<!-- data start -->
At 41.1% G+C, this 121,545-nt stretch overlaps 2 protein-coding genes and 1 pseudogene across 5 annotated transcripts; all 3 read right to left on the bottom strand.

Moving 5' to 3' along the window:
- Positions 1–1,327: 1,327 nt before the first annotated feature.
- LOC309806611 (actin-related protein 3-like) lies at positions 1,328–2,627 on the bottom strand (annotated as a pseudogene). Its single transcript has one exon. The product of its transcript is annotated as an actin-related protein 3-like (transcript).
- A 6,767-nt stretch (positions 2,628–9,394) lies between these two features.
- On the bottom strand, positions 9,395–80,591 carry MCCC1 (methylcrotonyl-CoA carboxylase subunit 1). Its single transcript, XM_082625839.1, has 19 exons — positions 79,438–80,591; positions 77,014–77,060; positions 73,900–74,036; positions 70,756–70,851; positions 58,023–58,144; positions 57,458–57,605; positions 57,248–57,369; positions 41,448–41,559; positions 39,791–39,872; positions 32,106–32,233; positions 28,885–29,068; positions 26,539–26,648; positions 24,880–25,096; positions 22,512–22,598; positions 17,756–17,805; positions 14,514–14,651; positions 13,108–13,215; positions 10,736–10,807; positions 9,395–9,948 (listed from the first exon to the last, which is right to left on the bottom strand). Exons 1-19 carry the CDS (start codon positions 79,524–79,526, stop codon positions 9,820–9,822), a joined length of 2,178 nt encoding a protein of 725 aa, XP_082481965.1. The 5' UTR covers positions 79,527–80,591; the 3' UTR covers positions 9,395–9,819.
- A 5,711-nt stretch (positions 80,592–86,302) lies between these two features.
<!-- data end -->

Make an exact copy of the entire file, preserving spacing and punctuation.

At 41.1% G+C, this 121,545-nt stretch overlaps 2 protein-coding genes and 1 pseudogene across 5 annotated transcripts; all 3 read right to left on the bottom strand.

Moving 5' to 3' along the window:
- Positions 1–1,327: 1,327 nt before the first annotated feature.
- LOC309806611 (actin-related protein 3-like) lies at positions 1,328–2,627 on the bottom strand (annotated as a pseudogene). Its single transcript has one exon. The product of its transcript is annotated as an actin-related protein 3-like (transcript).
- A 6,767-nt stretch (positions 2,628–9,394) lies between these two features.
- On the bottom strand, positions 9,395–80,591 carry MCCC1 (methylcrotonyl-CoA carboxylase subunit 1). Its single transcript, XM_082625839.1, has 19 exons — positions 79,438–80,591; positions 77,014–77,060; positions 73,900–74,036; positions 70,756–70,851; positions 58,023–58,144; positions 57,458–57,605; positions 57,248–57,369; positions 41,448–41,559; positions 39,791–39,872; positions 32,106–32,233; positions 28,885–29,068; positions 26,539–26,648; positions 24,880–25,096; positions 22,512–22,598; positions 17,756–17,805; positions 14,514–14,651; positions 13,108–13,215; positions 10,736–10,807; positions 9,395–9,948 (listed from the first exon to the last, which is right to left on the bottom strand). Exons 1-19 carry the CDS (start codon positions 79,524–79,526, stop codon positions 9,820–9,822), a joined length of 2,178 nt encoding a protein of 725 aa, XP_082481965.1. The 5' UTR covers positions 79,527–80,591; the 3' UTR covers positions 9,395–9,819.
- A 5,711-nt stretch (positions 80,592–86,302) lies between these two features.